Photobucket My yarn has been on the bobbin for a time and my singles seem to have a permanent wave.

Wednesday, February 17, 2010

half past february


yes,'s still snowing....

cheer up, at least we are half past february....

Tuesday, February 09, 2010

the narrows


Valerie left me a comment -inquiring about how my support spindling has been coming along. I'm so glad that she did! I have been enjoying it. The Kingwood Russian style support spindle is exactly what I have been needing to spin the short and lofty fibers from my bunny, Lakota.


So, after finishing up the sample, which worked up to be something like 37 yards of a 2 ply with 20 wpi, I opened a bag of Lakota's angora clippings that I harvested last spring. The wool is very soft, and silky. Lakota's locks do not have a long staple length. On average, they measure 2 to 3 inches (some areas are an inch at best). These short silky fibers are perfect for spinning on the support spindle. To prepare the fiber, I simply take a pinch or two of fiber in one hand and draw the comb through the ends. I'm getting more confidence as the days go by. My fingers are feeling relaxed with the flick and have settled into a nice rhythm of drafting and twisting. Support spindles seem to be a good way to slow down and study the way that twist runs into the draft. I usually spend a few moments with my spindle in the morning after I pour my coffee and open the stove draw to kick up the heat - there have been some very cold mornings of late.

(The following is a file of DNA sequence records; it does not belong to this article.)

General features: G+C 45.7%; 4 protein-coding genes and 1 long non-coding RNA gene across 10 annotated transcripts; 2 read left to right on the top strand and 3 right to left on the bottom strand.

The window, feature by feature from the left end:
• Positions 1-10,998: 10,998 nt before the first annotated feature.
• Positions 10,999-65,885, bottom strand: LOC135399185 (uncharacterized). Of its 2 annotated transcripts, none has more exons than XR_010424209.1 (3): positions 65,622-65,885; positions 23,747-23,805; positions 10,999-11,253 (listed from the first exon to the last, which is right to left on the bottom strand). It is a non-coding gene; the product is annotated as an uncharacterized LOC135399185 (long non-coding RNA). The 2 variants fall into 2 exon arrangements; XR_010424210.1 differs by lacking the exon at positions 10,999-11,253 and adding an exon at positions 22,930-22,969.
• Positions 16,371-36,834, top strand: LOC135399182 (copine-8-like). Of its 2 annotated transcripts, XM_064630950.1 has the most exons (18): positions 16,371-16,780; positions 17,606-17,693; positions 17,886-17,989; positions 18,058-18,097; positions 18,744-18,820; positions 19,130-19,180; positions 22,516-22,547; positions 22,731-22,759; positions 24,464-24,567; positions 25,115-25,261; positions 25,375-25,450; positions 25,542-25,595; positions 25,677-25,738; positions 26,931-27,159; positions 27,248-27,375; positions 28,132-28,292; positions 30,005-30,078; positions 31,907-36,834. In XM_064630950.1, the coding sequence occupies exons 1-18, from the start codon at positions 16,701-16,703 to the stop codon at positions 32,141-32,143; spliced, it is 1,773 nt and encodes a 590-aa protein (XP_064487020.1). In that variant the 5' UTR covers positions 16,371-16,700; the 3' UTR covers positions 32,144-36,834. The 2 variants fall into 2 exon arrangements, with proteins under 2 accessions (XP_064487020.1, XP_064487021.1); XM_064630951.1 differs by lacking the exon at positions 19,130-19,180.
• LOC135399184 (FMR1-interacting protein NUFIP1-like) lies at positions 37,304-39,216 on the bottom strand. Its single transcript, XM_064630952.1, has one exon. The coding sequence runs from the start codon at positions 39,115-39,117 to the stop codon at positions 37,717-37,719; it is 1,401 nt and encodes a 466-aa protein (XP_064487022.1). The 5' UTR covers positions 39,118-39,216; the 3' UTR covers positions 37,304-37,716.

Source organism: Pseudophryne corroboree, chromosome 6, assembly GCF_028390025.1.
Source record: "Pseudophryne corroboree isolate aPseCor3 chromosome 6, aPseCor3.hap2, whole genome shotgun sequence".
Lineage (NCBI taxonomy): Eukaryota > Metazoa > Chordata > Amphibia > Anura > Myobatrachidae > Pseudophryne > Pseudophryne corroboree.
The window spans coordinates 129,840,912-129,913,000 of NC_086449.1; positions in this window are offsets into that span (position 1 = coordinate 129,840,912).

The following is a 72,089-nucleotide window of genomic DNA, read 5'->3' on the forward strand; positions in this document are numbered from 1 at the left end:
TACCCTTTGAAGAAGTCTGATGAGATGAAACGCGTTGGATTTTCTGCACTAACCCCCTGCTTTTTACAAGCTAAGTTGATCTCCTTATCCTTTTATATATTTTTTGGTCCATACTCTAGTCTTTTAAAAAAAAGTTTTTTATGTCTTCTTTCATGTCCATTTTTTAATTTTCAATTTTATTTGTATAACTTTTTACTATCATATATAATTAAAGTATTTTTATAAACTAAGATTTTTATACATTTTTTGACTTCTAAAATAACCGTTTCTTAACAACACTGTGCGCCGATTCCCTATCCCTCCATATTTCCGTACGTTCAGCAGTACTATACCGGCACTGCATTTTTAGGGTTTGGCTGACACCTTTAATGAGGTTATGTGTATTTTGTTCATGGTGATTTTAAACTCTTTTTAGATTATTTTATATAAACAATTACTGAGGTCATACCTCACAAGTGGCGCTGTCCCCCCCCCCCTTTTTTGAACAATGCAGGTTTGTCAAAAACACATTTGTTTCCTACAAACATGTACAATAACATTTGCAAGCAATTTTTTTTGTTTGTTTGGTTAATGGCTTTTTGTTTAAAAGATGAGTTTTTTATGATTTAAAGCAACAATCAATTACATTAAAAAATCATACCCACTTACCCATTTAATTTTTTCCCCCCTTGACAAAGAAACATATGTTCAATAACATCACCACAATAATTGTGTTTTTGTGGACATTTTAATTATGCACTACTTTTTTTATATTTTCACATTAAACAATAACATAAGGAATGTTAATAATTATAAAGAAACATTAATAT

The drive into town for chicken feed took me past beautiful ice forms. The waterfall is running beneath the frozen exterior shell. Underneath the ice, the rush of water over rocks makes a soft shushing sound. There are some areas where the ice is thin, you are able to see the water flowing.


It is a curious thing to watch the frozen water at the Narrows, large slabs of ice are jutting up out of the river, jamming up and sometimes breaking off and joining the fast open waters. I stand and watch for as long as I can, but the winds are high and the cold bites at my skin.


Wednesday, February 03, 2010

it comes as no surprise


That is what I thought you said.

Six more weeks.

Then again, maybe I don't understand Groundhogease. Things can get lost in translation, you know.

There is more daylight happening. I have proof.


Most of my hens are laying again. These eggs are so shiny because they are still wet. I washed the bloom off. The bloom is a thin membrane (also called the cuticle). It is the natural covering of the egg and helps to keep bacteria out because it seals off the pores in the shell. When I wash the bloom off, I always make sure the running water is warmer than the egg temperature. Colder water would force any surface bacteria into the egg. The eggs you buy in the grocery store usually have the bloom removed..and they replace it with a coat of mineral oil.


A few finished Great Wheel spun cops hang around waiting to be plied together. What kind of yardage am I getting, I wonder....


Leftover corn husk quills can (sometimes) be reused. These are getting worse for the wear...


Wound off onto the nod...I know I counted the yardage and wrote it on a note is floating around here somewhere ?